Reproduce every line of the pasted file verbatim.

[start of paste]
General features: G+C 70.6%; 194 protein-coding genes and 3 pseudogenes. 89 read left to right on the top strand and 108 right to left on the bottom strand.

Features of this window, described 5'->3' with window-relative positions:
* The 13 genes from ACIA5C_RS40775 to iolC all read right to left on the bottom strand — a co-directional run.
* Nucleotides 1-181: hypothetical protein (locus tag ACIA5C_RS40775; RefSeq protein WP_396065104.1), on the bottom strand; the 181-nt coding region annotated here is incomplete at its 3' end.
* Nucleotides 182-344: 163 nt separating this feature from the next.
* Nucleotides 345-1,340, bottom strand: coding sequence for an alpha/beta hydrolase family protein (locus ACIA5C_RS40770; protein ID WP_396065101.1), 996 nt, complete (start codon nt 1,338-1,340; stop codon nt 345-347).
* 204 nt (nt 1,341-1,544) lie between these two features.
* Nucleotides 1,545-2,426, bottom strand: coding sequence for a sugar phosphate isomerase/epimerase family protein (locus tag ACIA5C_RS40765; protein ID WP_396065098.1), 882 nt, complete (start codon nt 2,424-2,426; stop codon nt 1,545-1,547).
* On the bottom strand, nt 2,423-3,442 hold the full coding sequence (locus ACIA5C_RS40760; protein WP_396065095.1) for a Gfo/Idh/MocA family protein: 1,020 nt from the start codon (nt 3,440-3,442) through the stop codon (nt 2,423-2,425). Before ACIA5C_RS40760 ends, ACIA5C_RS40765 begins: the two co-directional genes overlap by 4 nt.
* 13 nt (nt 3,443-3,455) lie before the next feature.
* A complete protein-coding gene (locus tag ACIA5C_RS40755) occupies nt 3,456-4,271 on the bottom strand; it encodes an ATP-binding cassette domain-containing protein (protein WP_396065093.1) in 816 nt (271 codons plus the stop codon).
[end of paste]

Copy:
General features: G+C 70.6%; 194 protein-coding genes and 3 pseudogenes. 89 read left to right on the top strand and 108 right to left on the bottom strand.

Features of this window, described 5'->3' with window-relative positions:
* The 13 genes from ACIA5C_RS40775 to iolC all read right to left on the bottom strand — a co-directional run.
* Nucleotides 1-181: hypothetical protein (locus tag ACIA5C_RS40775; RefSeq protein WP_396065104.1), on the bottom strand; the 181-nt coding region annotated here is incomplete at its 3' end.
* Nucleotides 182-344: 163 nt separating this feature from the next.
* Nucleotides 345-1,340, bottom strand: coding sequence for an alpha/beta hydrolase family protein (locus ACIA5C_RS40770; protein ID WP_396065101.1), 996 nt, complete (start codon nt 1,338-1,340; stop codon nt 345-347).
* 204 nt (nt 1,341-1,544) lie between these two features.
* Nucleotides 1,545-2,426, bottom strand: coding sequence for a sugar phosphate isomerase/epimerase family protein (locus tag ACIA5C_RS40765; protein ID WP_396065098.1), 882 nt, complete (start codon nt 2,424-2,426; stop codon nt 1,545-1,547).
* On the bottom strand, nt 2,423-3,442 hold the full coding sequence (locus ACIA5C_RS40760; protein WP_396065095.1) for a Gfo/Idh/MocA family protein: 1,020 nt from the start codon (nt 3,440-3,442) through the stop codon (nt 2,423-2,425). Before ACIA5C_RS40760 ends, ACIA5C_RS40765 begins: the two co-directional genes overlap by 4 nt.
* 13 nt (nt 3,443-3,455) lie before the next feature.
* A complete protein-coding gene (locus tag ACIA5C_RS40755) occupies nt 3,456-4,271 on the bottom strand; it encodes an ATP-binding cassette domain-containing protein (protein WP_396065093.1) in 816 nt (271 codons plus the stop codon).